Marijuana Eases HIV-Related Nerve Pain

February 11, 2004

, Reuters Health

SAN FRANCISCO (Reuters Health) - For people with nerve damage that can result from HIV infection, smoking marijuana seems to relieve the pain they experience, according to the results of a small pilot study.

Diffuse nerve pain, or polyneuropathy, is a significant problem for many people with HIV infection. Pre-clinical research findings suggest that cannabis-like compounds may be effective for treating neuropathic pain, Dr.
Cheryl Jay of the University of California, San Francisco and colleagues noted this week at the 11th Annual Retrovirus Conference.
In a trial, 16 HIV-infected subjects with neuropathy were given three marijuana cigarettes each day for seven days. The cigarettes were dispensed by the pharmacy at San Francisco General Hospital. All of the patients reported previous experience smoking marijuana but had not done so for 30 days prior to the trial.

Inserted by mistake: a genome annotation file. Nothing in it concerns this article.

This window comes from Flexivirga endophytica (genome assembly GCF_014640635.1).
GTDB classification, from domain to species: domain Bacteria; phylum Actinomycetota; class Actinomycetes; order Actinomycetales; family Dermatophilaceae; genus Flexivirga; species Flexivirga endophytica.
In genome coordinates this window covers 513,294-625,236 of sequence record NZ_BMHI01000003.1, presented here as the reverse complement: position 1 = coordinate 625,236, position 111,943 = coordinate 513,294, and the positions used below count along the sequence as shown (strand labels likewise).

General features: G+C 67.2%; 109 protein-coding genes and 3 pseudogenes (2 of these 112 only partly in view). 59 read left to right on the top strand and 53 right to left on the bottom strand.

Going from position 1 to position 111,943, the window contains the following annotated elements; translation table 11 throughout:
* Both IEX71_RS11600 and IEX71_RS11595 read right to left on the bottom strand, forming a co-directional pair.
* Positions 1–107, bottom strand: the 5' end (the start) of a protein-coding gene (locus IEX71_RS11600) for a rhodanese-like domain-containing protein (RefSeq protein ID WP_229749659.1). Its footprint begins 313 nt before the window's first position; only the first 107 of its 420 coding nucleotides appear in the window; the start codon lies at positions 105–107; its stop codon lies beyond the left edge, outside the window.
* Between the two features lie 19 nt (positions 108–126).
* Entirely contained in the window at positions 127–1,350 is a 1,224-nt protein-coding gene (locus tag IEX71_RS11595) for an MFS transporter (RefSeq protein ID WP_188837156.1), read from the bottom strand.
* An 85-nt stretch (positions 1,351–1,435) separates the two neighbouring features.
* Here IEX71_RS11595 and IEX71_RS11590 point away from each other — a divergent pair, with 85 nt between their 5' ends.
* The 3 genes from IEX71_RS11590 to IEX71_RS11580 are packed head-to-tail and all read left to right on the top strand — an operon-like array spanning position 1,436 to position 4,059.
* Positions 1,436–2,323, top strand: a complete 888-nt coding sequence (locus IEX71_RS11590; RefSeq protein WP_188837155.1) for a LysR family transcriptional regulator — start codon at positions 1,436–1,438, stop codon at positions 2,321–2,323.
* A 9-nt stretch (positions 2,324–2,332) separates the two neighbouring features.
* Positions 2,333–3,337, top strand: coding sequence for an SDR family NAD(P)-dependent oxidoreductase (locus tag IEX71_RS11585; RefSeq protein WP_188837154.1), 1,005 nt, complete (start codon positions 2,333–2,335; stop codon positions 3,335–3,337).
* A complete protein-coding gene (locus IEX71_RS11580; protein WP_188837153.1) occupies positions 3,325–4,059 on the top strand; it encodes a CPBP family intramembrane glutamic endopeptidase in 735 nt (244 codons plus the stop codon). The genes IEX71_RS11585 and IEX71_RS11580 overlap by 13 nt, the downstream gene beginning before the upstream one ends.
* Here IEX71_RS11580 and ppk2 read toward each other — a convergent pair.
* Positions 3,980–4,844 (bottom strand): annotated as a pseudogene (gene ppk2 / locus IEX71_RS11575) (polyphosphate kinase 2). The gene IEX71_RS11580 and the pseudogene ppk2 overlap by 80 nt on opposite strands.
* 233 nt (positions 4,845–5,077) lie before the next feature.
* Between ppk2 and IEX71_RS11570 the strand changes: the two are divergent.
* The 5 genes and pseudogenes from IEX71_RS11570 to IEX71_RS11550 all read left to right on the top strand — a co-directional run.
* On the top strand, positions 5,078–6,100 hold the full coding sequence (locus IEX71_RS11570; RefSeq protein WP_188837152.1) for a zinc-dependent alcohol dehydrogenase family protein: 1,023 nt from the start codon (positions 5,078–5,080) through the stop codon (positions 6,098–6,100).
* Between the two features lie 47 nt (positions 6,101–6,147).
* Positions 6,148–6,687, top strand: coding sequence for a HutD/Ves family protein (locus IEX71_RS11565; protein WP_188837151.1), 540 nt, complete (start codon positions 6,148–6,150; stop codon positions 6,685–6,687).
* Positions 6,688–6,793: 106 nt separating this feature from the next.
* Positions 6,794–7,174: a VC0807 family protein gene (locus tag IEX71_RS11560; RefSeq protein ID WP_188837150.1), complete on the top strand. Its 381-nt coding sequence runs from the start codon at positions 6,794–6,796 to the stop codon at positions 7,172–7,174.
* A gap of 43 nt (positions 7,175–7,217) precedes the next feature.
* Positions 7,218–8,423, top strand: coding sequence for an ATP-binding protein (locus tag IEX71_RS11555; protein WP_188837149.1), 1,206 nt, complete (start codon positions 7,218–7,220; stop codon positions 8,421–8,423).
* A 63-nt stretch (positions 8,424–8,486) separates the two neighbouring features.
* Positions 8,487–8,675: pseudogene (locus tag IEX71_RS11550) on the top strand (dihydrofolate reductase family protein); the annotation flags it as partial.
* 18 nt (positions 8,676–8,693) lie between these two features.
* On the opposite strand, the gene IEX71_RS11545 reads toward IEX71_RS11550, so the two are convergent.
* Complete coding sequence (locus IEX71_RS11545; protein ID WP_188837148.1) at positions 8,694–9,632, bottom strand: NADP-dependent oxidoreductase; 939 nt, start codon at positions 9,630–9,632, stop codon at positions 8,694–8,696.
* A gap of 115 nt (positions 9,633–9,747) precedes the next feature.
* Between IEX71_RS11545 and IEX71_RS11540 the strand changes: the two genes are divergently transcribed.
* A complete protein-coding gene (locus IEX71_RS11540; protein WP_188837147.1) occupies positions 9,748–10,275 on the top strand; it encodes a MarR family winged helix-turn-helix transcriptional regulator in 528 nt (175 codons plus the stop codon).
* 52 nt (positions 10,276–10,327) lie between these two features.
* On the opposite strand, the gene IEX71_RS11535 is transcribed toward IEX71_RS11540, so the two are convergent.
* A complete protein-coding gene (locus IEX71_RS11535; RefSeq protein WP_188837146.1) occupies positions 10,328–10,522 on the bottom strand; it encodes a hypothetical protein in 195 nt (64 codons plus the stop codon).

Fourteen of the participants were men, and their average age was 43 years. They had had neuropathy for an average of 6 years.

Reductions in pain were assessed using a 0-to-100 visual scale. The aim was to achieve a 30 percent reduction in average daily pain, "which is a pretty typical standard used in pain studies, and is considered a clinically meaningful amount of pain relief," Jay told Reuters Health.

Average pain scores dropped from 47 at the start of the study to 20 at the end of the seven-day period. Twelve of the 16 participants reached the 30-percent goal in reduction of pain, Jay said.

A trial with participants randomized to receive marijuana or an inactive placebo has now been started, she added, and 20 out of 50 participants have been enrolled so far.

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